Marlboro cigarette-maker Philip Morris International was accused of "staggering hypocrisy" on Monday after using a four-page newspaper advertisement to urge smokers to quit cigarettes.
The wraparound advertisement covering Monday’s Daily Mirror tabloid is part of Philip Morris’s £2 million (€2.26m) “Hold My Light” campaign, in which the world’s biggest international tobacco company is pushing a 30-day challenge for people to give up smoking.
The campaign also features a video and a website where smokers can sign up for the challenge and gain information to help them to kick the habit.
Cigarettes account for the vast majority of Philip Morris’s revenue, but the company has repeatedly stated a longer-term vision to replace cigarette sales with products such as its Iqos tobacco-heating device, which it says is less dangerous.
"This is staggering hypocrisy from a tobacco company to promote its own smoking-cessation products in the UK while continuing to promote tobacco cigarettes across the world," Cancer Research UK said.
“The best way Philip Morris could help people to stop smoking is to stop making cigarettes.”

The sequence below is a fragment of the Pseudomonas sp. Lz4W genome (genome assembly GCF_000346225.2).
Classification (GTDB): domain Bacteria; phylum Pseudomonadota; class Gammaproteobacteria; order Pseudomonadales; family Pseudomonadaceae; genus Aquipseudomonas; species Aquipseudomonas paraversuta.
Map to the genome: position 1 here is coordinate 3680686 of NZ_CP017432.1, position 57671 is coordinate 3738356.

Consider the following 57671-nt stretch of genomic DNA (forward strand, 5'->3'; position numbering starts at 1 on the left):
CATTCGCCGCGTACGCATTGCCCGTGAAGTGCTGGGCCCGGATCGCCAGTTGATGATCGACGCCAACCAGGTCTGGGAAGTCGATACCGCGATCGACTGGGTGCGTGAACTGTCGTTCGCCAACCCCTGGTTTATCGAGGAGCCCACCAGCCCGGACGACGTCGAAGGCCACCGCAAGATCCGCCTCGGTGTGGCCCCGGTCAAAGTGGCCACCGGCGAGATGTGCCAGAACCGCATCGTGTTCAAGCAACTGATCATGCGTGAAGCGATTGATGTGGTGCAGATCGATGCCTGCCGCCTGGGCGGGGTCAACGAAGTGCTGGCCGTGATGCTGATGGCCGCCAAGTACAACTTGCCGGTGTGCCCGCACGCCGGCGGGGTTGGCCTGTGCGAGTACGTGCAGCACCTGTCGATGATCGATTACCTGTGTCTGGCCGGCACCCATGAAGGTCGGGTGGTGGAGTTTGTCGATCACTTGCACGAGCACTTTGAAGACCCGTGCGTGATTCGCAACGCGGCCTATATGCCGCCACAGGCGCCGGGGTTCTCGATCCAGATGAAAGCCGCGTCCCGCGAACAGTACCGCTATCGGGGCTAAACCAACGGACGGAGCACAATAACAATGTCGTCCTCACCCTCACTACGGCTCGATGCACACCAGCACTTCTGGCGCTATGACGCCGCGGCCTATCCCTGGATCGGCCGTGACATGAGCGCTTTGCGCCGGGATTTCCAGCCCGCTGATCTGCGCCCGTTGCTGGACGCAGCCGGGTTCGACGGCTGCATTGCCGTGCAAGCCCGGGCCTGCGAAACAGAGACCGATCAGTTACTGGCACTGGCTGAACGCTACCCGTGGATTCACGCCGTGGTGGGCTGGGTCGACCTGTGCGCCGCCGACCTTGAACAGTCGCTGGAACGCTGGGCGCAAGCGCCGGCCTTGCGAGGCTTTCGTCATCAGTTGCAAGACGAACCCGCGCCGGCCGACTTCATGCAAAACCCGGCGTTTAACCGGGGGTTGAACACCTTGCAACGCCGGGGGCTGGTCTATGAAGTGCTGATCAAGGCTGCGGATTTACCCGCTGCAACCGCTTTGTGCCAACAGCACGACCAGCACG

“Smoking is the leading preventable cause of cancer and we encourage people to switch away completely from smoking, including through the use of e-cigarettes.
“We would also advise smokers to fully give up and not continue to smoke tobacco whilst using an e-cigarette.”
Philip Morris has said that Britain, where advertising and marketing of cigarettes is prohibited, could eradicate cigarettes in coming years. British health regulators have also endorsed e-cigarettes as a way to help people to quit.
"This campaign is simply PR puff," said Hazel Cheeseman, director of policy for Action on Smoking and Health.
“If they were serious about a smoke-free world they wouldn’t challenge tobacco legislation around the world but instead support regulations that will really help smokers quit and prevent children from taking up smoking.”
Last year Reuters published a special report on efforts by Philip Morris to subvert the World Health Organization’s global tobacco treaty, which is aimed at reducing smoking worldwide. – Reuters/PA